In Part I of "The Impact on Small Businesses of the Jobs Act" EisnerAmper's Tim Speiss addresses the tax breaks and key provisions of the The Small Business Jobs and Credit Act of 2010.See "The Impact on Small Businesses of the Jobs Act: Part I."
In Part II, Speiss, writes about the economic impact of the Act on small businesses.
On September 23, in a 226-186 vote, the House approved a $42 billion bill to provide aid to small businesses. The legislation includes $12 billion in tax breaks and would create a $30 billion facility to expand credit access to small businesses.
The economic impact
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Small-business lending fell from $710 billion in the second quarter of 2008 to less than $670 billion in the first quarter of 2010, according to Federal Reserve Chairman Ben Bernanke. What is unknown is what caused the decline in lending. Was it because credit was hard to come by, or because demand for small-business loans was just weak?
One community bank CEO testifying before the Senate Committee on Small Business and Entrepreneurship said the bill will expand small-business lending by $300 billion and will reach more than 8,000 community banks. But this may not pump up small businesses' bottom lines. Banks’ unhealthy balance sheets may restrain the supply of credit, and weak consumer demand may reduce the demand for small-business loans.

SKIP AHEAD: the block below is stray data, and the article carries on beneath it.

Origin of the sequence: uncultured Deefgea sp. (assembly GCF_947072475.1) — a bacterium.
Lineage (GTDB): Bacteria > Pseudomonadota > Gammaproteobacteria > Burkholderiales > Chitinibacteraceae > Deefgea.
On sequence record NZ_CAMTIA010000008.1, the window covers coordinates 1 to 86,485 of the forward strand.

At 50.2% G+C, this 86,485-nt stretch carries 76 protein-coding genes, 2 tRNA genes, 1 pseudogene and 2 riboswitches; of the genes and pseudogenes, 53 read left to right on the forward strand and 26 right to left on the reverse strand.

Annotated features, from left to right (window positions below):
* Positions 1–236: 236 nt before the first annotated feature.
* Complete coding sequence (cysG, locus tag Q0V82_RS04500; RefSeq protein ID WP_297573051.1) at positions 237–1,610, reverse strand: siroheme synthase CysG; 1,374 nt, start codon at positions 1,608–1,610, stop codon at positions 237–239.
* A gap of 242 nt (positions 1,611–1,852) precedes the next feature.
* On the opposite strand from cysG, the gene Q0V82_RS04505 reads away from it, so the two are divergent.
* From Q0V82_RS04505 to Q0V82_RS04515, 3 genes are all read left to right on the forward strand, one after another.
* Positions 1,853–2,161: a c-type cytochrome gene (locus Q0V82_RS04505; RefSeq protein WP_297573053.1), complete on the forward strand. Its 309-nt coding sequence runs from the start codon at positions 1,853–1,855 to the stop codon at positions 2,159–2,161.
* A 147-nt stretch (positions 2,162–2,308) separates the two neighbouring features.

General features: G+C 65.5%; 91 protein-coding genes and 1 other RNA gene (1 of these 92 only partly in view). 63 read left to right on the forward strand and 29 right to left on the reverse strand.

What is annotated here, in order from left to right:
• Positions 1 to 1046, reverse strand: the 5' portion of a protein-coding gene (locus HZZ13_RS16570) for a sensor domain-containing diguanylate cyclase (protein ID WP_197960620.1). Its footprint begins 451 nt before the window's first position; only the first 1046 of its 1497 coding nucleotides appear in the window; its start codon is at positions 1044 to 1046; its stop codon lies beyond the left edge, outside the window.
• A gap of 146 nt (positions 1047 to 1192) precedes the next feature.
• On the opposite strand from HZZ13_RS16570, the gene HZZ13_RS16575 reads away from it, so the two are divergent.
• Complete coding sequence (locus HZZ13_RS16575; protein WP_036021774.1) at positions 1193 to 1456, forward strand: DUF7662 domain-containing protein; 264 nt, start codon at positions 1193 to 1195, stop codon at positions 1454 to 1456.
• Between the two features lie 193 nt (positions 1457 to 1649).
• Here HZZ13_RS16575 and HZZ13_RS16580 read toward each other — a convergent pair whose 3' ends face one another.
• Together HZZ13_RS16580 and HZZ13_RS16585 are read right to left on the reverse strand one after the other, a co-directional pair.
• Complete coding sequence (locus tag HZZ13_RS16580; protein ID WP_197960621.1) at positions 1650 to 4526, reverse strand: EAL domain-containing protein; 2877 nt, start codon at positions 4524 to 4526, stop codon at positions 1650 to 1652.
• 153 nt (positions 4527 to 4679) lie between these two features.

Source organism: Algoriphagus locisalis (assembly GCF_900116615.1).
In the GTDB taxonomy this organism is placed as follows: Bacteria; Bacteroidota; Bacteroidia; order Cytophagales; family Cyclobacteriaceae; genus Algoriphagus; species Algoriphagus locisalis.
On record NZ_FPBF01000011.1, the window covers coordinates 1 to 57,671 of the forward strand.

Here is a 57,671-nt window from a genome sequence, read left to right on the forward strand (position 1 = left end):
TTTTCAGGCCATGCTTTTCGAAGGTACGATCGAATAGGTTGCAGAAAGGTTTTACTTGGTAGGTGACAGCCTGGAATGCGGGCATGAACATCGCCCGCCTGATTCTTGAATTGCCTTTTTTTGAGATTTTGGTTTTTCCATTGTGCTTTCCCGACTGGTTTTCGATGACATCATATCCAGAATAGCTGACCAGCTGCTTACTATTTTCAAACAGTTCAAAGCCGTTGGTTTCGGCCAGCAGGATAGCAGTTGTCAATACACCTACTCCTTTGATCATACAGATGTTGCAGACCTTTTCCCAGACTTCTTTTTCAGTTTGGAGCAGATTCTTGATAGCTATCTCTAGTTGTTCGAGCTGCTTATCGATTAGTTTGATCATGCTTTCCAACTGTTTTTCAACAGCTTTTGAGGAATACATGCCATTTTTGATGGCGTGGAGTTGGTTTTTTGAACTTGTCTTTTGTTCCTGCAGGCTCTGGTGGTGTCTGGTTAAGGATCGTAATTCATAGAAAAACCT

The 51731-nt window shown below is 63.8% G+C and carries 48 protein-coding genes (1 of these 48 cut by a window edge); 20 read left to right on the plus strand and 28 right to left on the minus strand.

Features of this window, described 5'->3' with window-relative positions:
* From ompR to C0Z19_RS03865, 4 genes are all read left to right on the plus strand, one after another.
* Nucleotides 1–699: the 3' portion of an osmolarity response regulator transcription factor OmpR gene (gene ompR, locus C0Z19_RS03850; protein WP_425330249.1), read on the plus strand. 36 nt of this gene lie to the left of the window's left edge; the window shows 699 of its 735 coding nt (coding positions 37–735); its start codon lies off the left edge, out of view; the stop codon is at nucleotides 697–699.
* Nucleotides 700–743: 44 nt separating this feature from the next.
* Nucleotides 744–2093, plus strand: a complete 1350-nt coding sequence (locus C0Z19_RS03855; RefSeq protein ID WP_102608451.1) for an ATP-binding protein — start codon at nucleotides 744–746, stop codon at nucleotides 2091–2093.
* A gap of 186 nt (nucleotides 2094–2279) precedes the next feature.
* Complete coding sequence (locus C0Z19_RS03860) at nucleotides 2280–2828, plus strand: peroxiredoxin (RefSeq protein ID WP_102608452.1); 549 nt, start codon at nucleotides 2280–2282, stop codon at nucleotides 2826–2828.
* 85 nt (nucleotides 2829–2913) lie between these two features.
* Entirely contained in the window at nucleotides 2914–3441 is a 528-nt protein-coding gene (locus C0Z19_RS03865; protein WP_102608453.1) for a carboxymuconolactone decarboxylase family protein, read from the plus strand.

The tax provisions in the bill, while putting some capital back into the hands of small-business owners, are modest and may be insufficient to overcome businesses’ anxiety about the weak economy.
Some conservatives have labeled the $30 billion loan fund as the successor to the TARP bailouts, saying that the bill is simply a backdoor way for community banks to get rescue funds like their big brothers on Wall Street. Like larger equity stakes made in Wall Street banks by the TARP legislation, the equity stake by the Treasury may fail to induce small-business lending. This is especially true for severely undercapitalized institutions.
Many community banks are still undercapitalized. In the second quarter of 2010, 45 FDIC-insured banks failed and the number of “problem banks” rose from 775 to a recent peak of 829. Although “problem banks” are excluded from the bill’s loan fund, many small banks face similar risks. Unfortunately, undercapitalized institutions that need the Treasury’s help the most will be in the worst position to extend credit to small businesses.
For the largest community banks (those with assets greater than $1 billion and less than $10 billion) the stake cannot exceed 3% of risk-weighted assets, a relatively small infusion when compared to potential losses on commercial real estate loans and other assets. Compared to the stake the